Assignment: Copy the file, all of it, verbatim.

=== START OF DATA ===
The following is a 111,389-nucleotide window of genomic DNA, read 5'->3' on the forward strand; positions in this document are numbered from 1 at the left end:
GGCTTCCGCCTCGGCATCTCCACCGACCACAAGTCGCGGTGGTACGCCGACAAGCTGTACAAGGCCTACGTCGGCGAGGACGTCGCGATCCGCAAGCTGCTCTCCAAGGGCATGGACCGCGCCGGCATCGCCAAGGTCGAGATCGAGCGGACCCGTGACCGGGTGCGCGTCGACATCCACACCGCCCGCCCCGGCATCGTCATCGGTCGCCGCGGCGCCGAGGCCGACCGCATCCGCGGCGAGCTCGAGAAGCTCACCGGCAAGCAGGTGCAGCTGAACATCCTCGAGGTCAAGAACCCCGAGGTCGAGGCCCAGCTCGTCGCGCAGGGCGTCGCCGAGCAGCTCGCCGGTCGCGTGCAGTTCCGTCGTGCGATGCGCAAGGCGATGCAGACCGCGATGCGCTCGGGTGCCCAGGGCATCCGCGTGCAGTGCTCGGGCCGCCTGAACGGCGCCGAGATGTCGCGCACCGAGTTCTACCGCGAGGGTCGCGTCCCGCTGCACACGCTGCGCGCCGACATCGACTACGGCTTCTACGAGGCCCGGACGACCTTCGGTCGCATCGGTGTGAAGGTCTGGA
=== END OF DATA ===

The following is a 111,389-nucleotide window of genomic DNA, read 5'->3' on the forward strand; positions in this document are numbered from 1 at the left end:
GGCTTCCGCCTCGGCATCTCCACCGACCACAAGTCGCGGTGGTACGCCGACAAGCTGTACAAGGCCTACGTCGGCGAGGACGTCGCGATCCGCAAGCTGCTCTCCAAGGGCATGGACCGCGCCGGCATCGCCAAGGTCGAGATCGAGCGGACCCGTGACCGGGTGCGCGTCGACATCCACACCGCCCGCCCCGGCATCGTCATCGGTCGCCGCGGCGCCGAGGCCGACCGCATCCGCGGCGAGCTCGAGAAGCTCACCGGCAAGCAGGTGCAGCTGAACATCCTCGAGGTCAAGAACCCCGAGGTCGAGGCCCAGCTCGTCGCGCAGGGCGTCGCCGAGCAGCTCGCCGGTCGCGTGCAGTTCCGTCGTGCGATGCGCAAGGCGATGCAGACCGCGATGCGCTCGGGTGCCCAGGGCATCCGCGTGCAGTGCTCGGGCCGCCTGAACGGCGCCGAGATGTCGCGCACCGAGTTCTACCGCGAGGGTCGCGTCCCGCTGCACACGCTGCGCGCCGACATCGACTACGGCTTCTACGAGGCCCGGACGACCTTCGGTCGCATCGGTGTGAAGGTCTGGA